The Brewers have settled on a 2019 salary with infielder Hernan Perez, per Jon Heyman of Fancred (via Twitter). He’ll earn $2.5MM, just a bit under the $2.7MM that MLBTR and contributor Matt Swartz had projected.
More to come …
Here are the arbitration numbers we’ve learned thus far today — all of them coming via the Twitter feed of Jon Heyman of Fan Rag unless otherwise noted:
The deadline for MLB teams to exchange salary arbitration figures with their arbitration-eligible players is today at 1pm ET. As such, there will be a veritable flood of arb agreements piling up in the next few hours — especially in light of a more universal approach to the “file and trial” method for teams. (That is to say, those teams will no longer negotiate one-year deals after arb figures are exchanged and will instead head to a hearing with those players, barring an agreemenr on a multi-year deal.)
Note that you can keep an eye on all of today’s deals using MLBTR’s 2018 Arbitration Tracker, which can be filtered to show only the results of the team you follow and is also sortable by service time and dollar value of the agreement. All projections that are referenced come from MLBTR contributor Matt Swartz’s annual compilation of projected arbitration salaries.
Onto today’s landslide of deals…
National League West
National League Central
National League East
Righty Jason Hammel discussed his transition from the Cubs to the Royals with reporters including Patrick Mooney of CSNChicago.com. The veteran starter says he wasn’t ready to give up starting at this stage, which may have been in the plans had he remained in Chicago. “I felt like I had proven myself over and over and over again for three years there,” he said. “It is what it is. It’s the business side of baseball. And I’m very happy that I’m over here with these guys.” Whether there’s any sense of bitterness, Hammel says he won’t “hold grudges” or “burn a bridge;” he still owns a home in the city and suggests he could even end up returning at some point later in his career.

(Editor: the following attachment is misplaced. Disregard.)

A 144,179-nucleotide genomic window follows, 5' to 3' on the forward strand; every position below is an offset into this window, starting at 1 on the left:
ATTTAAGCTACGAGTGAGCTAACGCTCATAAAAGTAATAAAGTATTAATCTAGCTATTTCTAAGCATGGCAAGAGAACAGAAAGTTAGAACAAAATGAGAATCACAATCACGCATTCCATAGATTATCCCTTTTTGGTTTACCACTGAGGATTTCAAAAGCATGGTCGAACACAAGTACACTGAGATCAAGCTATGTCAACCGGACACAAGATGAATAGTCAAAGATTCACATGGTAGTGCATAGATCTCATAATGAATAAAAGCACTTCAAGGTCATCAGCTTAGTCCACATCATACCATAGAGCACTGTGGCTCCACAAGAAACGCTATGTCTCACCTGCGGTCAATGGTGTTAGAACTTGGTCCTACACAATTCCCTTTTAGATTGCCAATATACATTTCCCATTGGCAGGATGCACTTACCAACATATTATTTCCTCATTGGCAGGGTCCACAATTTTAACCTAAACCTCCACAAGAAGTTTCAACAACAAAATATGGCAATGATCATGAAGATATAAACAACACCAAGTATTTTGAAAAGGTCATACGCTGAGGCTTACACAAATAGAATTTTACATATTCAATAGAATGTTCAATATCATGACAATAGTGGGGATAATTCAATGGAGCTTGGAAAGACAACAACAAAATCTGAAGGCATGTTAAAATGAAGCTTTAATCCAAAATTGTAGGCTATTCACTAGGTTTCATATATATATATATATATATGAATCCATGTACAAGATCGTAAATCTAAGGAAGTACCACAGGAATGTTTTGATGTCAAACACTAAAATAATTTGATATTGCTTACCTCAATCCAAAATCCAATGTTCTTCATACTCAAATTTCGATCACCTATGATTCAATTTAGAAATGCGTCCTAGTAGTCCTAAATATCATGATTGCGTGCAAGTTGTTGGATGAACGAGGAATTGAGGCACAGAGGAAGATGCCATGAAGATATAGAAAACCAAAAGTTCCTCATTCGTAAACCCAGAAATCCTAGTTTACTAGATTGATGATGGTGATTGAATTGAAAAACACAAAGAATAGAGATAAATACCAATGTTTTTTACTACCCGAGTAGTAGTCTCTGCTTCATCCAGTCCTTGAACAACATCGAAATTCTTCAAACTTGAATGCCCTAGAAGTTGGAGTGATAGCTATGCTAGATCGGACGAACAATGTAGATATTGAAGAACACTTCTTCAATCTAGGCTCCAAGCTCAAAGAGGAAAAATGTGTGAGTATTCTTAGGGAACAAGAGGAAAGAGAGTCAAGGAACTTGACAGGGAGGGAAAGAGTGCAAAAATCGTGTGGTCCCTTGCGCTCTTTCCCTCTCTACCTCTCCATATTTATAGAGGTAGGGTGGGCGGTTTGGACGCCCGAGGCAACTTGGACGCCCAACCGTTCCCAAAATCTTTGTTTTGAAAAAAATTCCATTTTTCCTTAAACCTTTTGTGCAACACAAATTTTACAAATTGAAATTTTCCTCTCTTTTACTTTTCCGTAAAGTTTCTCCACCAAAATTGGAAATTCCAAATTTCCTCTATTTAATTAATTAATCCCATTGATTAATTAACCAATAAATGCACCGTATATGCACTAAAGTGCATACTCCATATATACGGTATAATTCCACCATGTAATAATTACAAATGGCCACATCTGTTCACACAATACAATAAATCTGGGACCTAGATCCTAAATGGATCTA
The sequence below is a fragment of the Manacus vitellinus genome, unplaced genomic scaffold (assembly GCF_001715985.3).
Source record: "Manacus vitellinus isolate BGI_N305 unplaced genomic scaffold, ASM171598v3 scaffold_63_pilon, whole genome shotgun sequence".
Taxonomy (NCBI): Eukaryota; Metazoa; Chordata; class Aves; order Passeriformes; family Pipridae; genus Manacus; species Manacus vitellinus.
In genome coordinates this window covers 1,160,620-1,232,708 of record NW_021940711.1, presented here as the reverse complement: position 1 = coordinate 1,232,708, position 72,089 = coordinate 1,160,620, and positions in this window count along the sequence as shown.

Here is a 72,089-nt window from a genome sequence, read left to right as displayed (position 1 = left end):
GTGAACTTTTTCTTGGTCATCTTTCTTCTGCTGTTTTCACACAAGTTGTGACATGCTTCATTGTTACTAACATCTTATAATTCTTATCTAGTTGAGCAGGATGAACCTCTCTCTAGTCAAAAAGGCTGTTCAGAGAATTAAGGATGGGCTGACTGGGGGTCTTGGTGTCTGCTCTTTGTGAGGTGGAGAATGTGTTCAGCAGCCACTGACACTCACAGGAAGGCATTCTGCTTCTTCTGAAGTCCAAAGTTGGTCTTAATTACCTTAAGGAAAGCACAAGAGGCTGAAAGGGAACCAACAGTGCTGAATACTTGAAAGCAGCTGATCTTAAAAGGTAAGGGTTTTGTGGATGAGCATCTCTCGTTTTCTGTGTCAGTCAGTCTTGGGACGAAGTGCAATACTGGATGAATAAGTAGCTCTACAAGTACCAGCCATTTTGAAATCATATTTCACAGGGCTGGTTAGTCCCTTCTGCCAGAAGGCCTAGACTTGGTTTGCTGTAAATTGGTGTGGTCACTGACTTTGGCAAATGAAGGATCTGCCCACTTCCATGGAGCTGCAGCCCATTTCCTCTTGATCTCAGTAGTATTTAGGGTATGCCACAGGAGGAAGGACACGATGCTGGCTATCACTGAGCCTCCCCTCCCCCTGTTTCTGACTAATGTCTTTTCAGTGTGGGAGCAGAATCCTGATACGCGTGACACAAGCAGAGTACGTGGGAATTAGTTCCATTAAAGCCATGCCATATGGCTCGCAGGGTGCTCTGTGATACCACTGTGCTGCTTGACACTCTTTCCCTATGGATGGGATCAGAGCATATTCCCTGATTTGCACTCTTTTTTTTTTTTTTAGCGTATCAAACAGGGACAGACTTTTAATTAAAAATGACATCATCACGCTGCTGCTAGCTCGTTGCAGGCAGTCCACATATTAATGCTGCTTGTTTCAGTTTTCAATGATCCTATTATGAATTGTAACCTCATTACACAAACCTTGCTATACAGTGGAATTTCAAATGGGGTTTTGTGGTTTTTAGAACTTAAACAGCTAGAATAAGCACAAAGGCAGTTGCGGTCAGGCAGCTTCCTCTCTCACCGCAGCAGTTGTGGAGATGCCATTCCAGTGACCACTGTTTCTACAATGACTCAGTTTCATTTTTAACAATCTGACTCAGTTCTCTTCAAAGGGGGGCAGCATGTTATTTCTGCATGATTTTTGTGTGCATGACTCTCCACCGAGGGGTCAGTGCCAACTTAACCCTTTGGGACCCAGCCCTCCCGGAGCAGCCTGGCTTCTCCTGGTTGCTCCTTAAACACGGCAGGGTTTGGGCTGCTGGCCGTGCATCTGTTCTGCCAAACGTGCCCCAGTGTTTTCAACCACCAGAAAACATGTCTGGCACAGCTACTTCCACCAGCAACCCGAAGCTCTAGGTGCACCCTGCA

As was the case for many other teams who won’t be enjoying a postseason berth, Brewers GM David Stearns and manager Craig Counsell spoke with the media to break down the 2016 season and look ahead to the winter. MLB.com’s Adam McCalvy and Tom Haudricourt of the Milwaukee Journal-Sentinel tweeted the pertinent comments.
Despite a dismal record (73-89), Milwaukee had many bright spots this year. That means the coming offseason likely won’t see quite as much turnover as occurred last winter, Stearns suggests and McCalvy tweets. There also won’t be any turnover in the coaching staff, with Counsell and all his field staff set to return, per another McCalvy tweet. An extension for Counsell, whose contract runs through next season, is also a possibility, writes Mike Bauman of MLB.com.
“Craig has gotten the most out of this team, and I feel very good about that,” Brewers owner Mark Attanasio said of Counsell, who took the helm in May 2015 after the firing of Ron Roenicke.
In addition to the coaching staff, Chris Carter will likely be back, the Brewers’ GM suggested (via a Haudricourt tweet). His 41 home runs make him a rather easy choice to return as the team’s primary first baseman, though they’ll also drive a big increase in his arbitration earnings. Carter earned a $2.5MM base salary, with $500K in incentives also triggered, after joining the Brewers via free agency. He is controllable in 2018 as well.
Infielder Jonathan Villar’s position is unsettled, says Counsell, but he’ll certainly have a place after an immensely promising campaign (Twitter links via Haudricourt). The 25-year-old put up a .285/.369/.457 slash and contributed 19 home runs with 62 stolen bases. He led the majors in that last mark, though he also led the league in being caught 18 times on the bases. Counsell explains that the team pushed players’ limits on the bases this year, as McCalvy tweets, calling it a “necessary” step in driving the organization forward.
Fellow 25-year-old Hernan Perez wasn’t nearly as productive overall, but he provides value through his versatility, Counsell adds. He swiped 34 bags of his own while batting .272/.302/.428 over 430 plate appearances on the year. With solid glovework, Perez was worth an even two wins above replacement by measure of Baseball-Reference.com, and won’t even be arb-eligible until 2018.
There are, of course, some places to improve as Milwaukee builds back toward contention. As I advocated in assessing the team’s three chief needs, dealing star outfielder Ryan Braun at a peak in his value may well be a way to drive the rebuild forward. Stearns was understandably noncommittal on the point. “We’ll see what happens,” he said with regard to Braun (via Haudricourt, on Twitter).